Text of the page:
Documentation

Introduction

Steeltoe is an open source project aimed at taking the tremendously useful tools from Netflix and others and making them available to the .NET community. It was built to work with .NET Core as well as .NET Framework 4.x. Additionally, most of these components work stand-alone (e.g., on your local computer) as well as on Cloud Foundry, the leading multi-cloud application platform.

Steeltoe builds on Spring Cloud by providing several packages that enable .NET developers to leverage these tools to implement some common patterns (e.g. centralized configuration management, service discovery, circuit breakers, etc. ) found in highly scalable and resilient distributed systems. Using Steeltoe, together with Spring Cloud, developers are able to quickly stand up micro-services and applications that implement these patterns.

Steeltoe provides services that fall broadly into two categories.

Services that simplify using .NET and ASP.NET on Cloud Foundry:

  • Connectors (e.g. MySql, Redis, Postgres, RabbitMQ, OAuth, etc)
  • Configuration providers
  • Security providers (OAuth SSO, JWT, Redis Key Ring Storage, etc.)
  • Logging providers

And services that enable .NET and ASP.NET developers to leverage Spring Cloud:

  • Configuration Server client
  • Service Discovery client
  • Hystrix Circuit Breaker
  • Management endpoints

1.0 Getting Started

If you plan on developing applications using Steeltoe, you will need to download and install the latest .NET Core SDK.

Additionally, while not required, it is recommended that you install one of the development tools Visual Studio or Visual Studio Code provided by Microsoft.

If you are planning to develop using .NET Core or ASP.NET Core, we recommend you first spend time working through some of the following tutorials from Microsoft:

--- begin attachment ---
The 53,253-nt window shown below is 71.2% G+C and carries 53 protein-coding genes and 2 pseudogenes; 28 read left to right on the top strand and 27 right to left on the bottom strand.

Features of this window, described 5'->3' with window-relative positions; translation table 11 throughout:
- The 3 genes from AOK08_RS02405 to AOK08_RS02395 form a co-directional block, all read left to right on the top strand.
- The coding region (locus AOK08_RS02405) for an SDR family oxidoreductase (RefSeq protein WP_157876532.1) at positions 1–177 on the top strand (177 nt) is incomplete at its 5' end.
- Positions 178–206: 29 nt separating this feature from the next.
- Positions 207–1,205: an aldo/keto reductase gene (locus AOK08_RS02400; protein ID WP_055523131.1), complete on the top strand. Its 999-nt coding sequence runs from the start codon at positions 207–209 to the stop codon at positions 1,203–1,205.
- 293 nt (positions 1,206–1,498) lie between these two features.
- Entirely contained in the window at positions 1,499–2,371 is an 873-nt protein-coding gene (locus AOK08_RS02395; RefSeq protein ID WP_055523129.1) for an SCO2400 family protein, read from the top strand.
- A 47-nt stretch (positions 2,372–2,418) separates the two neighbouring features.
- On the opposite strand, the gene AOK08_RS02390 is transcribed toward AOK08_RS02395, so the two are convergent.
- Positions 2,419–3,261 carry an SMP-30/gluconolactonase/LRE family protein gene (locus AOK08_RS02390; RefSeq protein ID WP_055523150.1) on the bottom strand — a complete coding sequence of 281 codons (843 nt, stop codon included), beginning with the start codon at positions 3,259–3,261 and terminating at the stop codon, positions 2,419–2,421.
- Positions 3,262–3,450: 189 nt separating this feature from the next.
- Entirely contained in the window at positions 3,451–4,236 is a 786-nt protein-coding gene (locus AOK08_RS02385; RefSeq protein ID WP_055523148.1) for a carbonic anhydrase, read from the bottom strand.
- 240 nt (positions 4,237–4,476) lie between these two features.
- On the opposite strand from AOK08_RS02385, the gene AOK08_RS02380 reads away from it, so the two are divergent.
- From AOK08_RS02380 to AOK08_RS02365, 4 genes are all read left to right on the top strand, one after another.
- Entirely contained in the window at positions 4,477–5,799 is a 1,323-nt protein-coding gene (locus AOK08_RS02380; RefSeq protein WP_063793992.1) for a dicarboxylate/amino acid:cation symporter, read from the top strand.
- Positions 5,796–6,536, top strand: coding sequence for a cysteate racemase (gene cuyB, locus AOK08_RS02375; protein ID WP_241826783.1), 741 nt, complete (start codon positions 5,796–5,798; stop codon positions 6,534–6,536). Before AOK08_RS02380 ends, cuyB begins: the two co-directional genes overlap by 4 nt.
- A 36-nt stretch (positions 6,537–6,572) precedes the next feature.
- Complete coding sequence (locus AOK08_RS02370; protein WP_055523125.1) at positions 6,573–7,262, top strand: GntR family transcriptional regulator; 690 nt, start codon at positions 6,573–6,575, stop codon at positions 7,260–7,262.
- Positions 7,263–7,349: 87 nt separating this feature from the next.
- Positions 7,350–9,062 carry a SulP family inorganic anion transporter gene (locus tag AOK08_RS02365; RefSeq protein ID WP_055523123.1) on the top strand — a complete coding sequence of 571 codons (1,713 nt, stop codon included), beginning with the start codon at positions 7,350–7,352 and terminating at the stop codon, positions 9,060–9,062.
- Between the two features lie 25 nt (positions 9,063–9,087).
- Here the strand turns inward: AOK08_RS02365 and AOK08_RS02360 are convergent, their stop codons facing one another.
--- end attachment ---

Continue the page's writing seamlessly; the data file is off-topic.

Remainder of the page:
Note: Many of the Steeltoe packages can also be used with .NET Framework and ASP.NET 4 based applications. You are not required to target .NET/ASP.NET Core when using Steeltoe.

1.1 NuGet Feeds

When developing applications using Steeltoe, whether on .NET Core or .NET Framework, you will need to pull the Steeltoe NuGet packages into your application.

To use the latest releases of Steeltoe, you can subscribe to any one of the following feeds, depending on your needs:

Below is an example NuGet.config file you can edit and use when developing applications using Steeltoe. Note that if you only want to use release or pre-release (RC) versions of Steeltoe, you do not need to make any changes to your NuGet.config file, as those are served from nuget.org.

<?xml version="1.0" encoding="utf-8"?>
<configuration>
  <packageSources>
    <add key="SteeltoeMaster" value="https://www.myget.org/F/steeltoemaster/api/v3/index.json" />
    <add key="SteeltoeDev" value="https://www.myget.org/F/steeltoedev/api/v3/index.json" />
    <add key="NuGet" value="https://api.nuget.org/v3/index.json" />
  </packageSources>
</configuration>

1.2 Quick Starts

For many of the Steeltoe services, we provide Quick Start samples and a guide that describes how to quickly get a sample application up and running using a particular Steeltoe service. A detailed breakdown of the sample code is provided, describing how the Steeltoe service has been integrated into the app.

In many cases, these guides provide two ways of exercising the applications: one that describes how to create and run the application locally on your development machine, and a second that describes getting the application up and running on Cloud Foundry.

For the Quick Starts in which we run the application locally, we will at times make use of Java in order to run instances of the dependent servers (e.g. Spring Cloud Config Server, Netflix Eureka Server, etc.) locally on your machine. As such if you don’t have Java available on your machine you may want to install that now.

For the Quick Starts in which we make use of Cloud Foundry, you will need access to a Cloud Foundry environment that has the appropriate services (e.g. Spring Cloud Config Server, Netflix Eureka Server, etc.) installed. One option is to run PCF Dev, the local developer version of Pivotal Cloud Foundry on your development machine. PCF Dev makes use of Virtual Box and so depending on your desktop operating system and configuration you may or may not be able to make use of it.

Alternatively you can sign up for a free trial account of Pivotal Web Services the hosted multi-tenant edition of Pivotal Cloud Foundry. Note that if you want to work solely with .NET framework applications that target the Windows operating system, you’ll likely need access to a corporate Cloud Foundry environment, as neither of the above options currently support deploying Windows apps.